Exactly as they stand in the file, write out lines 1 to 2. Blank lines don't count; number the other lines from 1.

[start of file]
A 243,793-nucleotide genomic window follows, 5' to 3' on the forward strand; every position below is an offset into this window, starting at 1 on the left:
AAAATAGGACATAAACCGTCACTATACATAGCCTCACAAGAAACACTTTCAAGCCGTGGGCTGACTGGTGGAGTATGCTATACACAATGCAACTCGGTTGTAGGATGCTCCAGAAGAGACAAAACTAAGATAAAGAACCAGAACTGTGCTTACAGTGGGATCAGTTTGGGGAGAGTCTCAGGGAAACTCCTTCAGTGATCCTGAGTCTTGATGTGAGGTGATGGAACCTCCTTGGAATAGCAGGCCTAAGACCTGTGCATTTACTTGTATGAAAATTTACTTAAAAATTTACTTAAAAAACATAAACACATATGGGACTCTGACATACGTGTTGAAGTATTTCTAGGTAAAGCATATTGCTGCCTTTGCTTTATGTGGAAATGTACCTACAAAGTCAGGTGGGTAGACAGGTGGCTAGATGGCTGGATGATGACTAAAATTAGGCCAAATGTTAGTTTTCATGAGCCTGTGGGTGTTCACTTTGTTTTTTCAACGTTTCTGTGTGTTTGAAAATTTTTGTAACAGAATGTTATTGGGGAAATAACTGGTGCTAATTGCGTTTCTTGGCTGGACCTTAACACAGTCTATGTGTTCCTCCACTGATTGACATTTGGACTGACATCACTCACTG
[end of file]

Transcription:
A 243,793-nucleotide genomic window follows, 5' to 3' on the forward strand; every position below is an offset into this window, starting at 1 on the left:
AAAATAGGACATAAACCGTCACTATACATAGCCTCACAAGAAACACTTTCAAGCCGTGGGCTGACTGGTGGAGTATGCTATACACAATGCAACTCGGTTGTAGGATGCTCCAGAAGAGACAAAACTAAGATAAAGAACCAGAACTGTGCTTACAGTGGGATCAGTTTGGGGAGAGTCTCAGGGAAACTCCTTCAGTGATCCTGAGTCTTGATGTGAGGTGATGGAACCTCCTTGGAATAGCAGGCCTAAGACCTGTGCATTTACTTGTATGAAAATTTACTTAAAAATTTACTTAAAAAACATAAACACATATGGGACTCTGACATACGTGTTGAAGTATTTCTAGGTAAAGCATATTGCTGCCTTTGCTTTATGTGGAAATGTACCTACAAAGTCAGGTGGGTAGACAGGTGGCTAGATGGCTGGATGATGACTAAAATTAGGCCAAATGTTAGTTTTCATGAGCCTGTGGGTGTTCACTTTGTTTTTTCAACGTTTCTGTGTGTTTGAAAATTTTTGTAACAGAATGTTATTGGGGAAATAACTGGTGCTAATTGCGTTTCTTGGCTGGACCTTAACACAGTCTATGTGTTCCTCCACTGATTGACATTTGGACTGACATCACTCACTG